Now permit me, if you will, to take this a little further keeping in mind we are talking about Transformers, but not forgetting that we are speaking of it merely in terms of being an attraction. Andre Gaudreault in his important essay “From ‘Primitive Cinema’ to ‘Kine-Attractography’” speaks of early cinematic attractions where he sides with Tom Gunning in labeling attractions as “before the viewer, in order to be seen. Strictly speaking, it [the attraction] exists only in order to display its visibility.” Or, as Gunning summarizes, an attraction is “an element which surges up, attracts our attention, and then disappears without developing a narrative trajectory or a coherent diegetic universe.” Now, there are some clear instances of this in Transformers: RotF from the awkward opening sequence in some randomly selected time BC to the 100 times that one of the cars transforms into a, eh, Transformer or from a Transformer back into a car. Whether Bay’s camera is moving or (as if) sitting still, it is intent on capturing those movements from machine to more complex machine or the inverse. Though this likely helps lead to the ridiculous 150 minute running time, Transformers wants us to watch, see, and be impressed by this continued attraction. There is so much going on in that single instant that there is no way for an audience to keep track of all the movements, but there are precisely so many movements so we all sit astonished, or bewildered, by whatever that crazy shit was that just happened.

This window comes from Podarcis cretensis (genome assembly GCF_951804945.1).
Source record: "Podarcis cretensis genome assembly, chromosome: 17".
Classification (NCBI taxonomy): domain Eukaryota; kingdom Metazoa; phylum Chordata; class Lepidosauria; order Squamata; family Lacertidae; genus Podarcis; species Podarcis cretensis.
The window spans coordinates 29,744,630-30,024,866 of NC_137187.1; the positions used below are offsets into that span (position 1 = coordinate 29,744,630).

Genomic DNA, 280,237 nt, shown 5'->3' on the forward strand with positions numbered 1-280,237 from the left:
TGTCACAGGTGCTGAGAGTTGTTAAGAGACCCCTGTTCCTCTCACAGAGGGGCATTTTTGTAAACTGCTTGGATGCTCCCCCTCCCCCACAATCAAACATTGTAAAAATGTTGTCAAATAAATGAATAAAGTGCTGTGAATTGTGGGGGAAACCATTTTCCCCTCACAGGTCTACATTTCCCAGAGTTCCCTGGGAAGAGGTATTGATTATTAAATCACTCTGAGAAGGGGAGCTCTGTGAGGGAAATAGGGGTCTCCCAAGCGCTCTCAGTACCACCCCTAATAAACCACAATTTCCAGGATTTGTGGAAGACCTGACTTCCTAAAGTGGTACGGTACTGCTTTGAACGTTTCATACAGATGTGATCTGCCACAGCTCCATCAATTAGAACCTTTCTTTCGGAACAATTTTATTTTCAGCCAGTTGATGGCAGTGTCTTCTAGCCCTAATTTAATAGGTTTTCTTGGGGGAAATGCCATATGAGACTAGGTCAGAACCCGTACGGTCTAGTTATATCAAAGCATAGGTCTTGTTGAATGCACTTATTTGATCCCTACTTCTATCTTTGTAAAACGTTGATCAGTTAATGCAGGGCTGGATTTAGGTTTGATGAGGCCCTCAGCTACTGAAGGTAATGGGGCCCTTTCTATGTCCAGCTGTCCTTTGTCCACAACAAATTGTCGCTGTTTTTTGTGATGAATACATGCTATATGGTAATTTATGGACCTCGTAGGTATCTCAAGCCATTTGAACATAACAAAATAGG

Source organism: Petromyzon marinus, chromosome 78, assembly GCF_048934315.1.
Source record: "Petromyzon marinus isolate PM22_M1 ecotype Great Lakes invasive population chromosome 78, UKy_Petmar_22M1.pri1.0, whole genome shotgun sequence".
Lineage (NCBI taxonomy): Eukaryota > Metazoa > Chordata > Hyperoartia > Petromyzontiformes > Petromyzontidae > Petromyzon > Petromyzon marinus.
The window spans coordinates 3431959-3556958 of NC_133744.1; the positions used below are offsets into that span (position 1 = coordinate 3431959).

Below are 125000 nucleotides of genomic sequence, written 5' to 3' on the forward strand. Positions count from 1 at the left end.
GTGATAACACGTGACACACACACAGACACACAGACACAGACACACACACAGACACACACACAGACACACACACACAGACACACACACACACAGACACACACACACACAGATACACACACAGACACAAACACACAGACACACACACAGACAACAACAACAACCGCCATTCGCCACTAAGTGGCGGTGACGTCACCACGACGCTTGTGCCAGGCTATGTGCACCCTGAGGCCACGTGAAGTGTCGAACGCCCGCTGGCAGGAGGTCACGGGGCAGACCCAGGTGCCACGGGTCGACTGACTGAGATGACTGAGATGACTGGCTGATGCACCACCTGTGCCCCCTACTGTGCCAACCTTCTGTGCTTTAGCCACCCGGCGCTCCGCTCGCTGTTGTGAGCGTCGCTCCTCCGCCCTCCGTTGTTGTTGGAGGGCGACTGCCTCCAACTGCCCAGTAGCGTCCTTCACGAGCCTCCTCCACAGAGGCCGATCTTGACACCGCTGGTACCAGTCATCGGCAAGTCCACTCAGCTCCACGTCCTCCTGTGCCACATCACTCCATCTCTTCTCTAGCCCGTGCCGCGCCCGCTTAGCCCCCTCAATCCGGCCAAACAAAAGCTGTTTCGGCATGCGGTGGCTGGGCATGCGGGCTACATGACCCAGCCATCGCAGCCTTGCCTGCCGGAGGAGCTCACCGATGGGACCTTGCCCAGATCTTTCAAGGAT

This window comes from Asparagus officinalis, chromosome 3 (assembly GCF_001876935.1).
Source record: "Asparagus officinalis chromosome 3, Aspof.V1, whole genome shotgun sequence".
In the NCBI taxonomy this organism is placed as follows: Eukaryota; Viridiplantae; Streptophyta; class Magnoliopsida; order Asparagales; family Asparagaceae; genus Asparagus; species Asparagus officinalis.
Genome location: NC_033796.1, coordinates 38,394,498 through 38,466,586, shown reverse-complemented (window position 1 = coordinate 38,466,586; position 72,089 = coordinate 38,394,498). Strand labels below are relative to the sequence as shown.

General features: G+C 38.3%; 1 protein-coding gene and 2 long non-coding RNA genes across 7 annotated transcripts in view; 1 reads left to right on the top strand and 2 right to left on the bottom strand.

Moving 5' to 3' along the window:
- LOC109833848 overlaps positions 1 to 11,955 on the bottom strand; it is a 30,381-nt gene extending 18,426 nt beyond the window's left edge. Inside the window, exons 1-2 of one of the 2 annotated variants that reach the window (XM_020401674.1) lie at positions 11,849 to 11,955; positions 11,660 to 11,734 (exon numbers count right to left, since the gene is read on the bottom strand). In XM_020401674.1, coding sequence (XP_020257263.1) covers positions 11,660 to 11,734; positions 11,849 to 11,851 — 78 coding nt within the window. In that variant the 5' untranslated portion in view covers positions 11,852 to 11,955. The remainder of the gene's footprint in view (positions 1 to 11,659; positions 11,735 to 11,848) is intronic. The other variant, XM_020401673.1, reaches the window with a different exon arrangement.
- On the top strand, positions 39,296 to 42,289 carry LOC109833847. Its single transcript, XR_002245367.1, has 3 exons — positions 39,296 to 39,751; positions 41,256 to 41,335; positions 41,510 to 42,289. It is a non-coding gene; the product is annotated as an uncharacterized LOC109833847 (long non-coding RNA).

Is this a good or bad thing? There is undoubtedly no “right” answer, as the question and the situation and largely dependent upon the circumstances. Renowned scholar Vivian Sobchack argues in her article “Cutting to the Quick,” (pardon the long quote) “The plots and stories of most popular feature films today have become pretexts or alibis for a series of autonomous and spectacularly kinetic ‘monstrations’ of various kinds of thrilling sequences and apparatical special effects...the raison d’etre of such films is to thrill, shock, stun, astonish, assault, or ravish an audience, now less interested in ‘developing situations’ than in ‘immediate’ gratification offered by a series of momentous – and sensually experience – ‘instants’ to which the narrative is subordinated...” It should be clear that Sobchack is not attacking such films (she goes on to argue largely in favor of The Matrix, a film she uses as a limit case for her own thesis) but is rather peering into a developing cinematic situation as the technological landscape shifts in the early 21st century. Sobchack’s insistence ont he importance of recognizing the changing of technology fits the mold of the Transformers development and transformation, so we must wonder how Transformers may fit into Sobchack’s attractions thesis.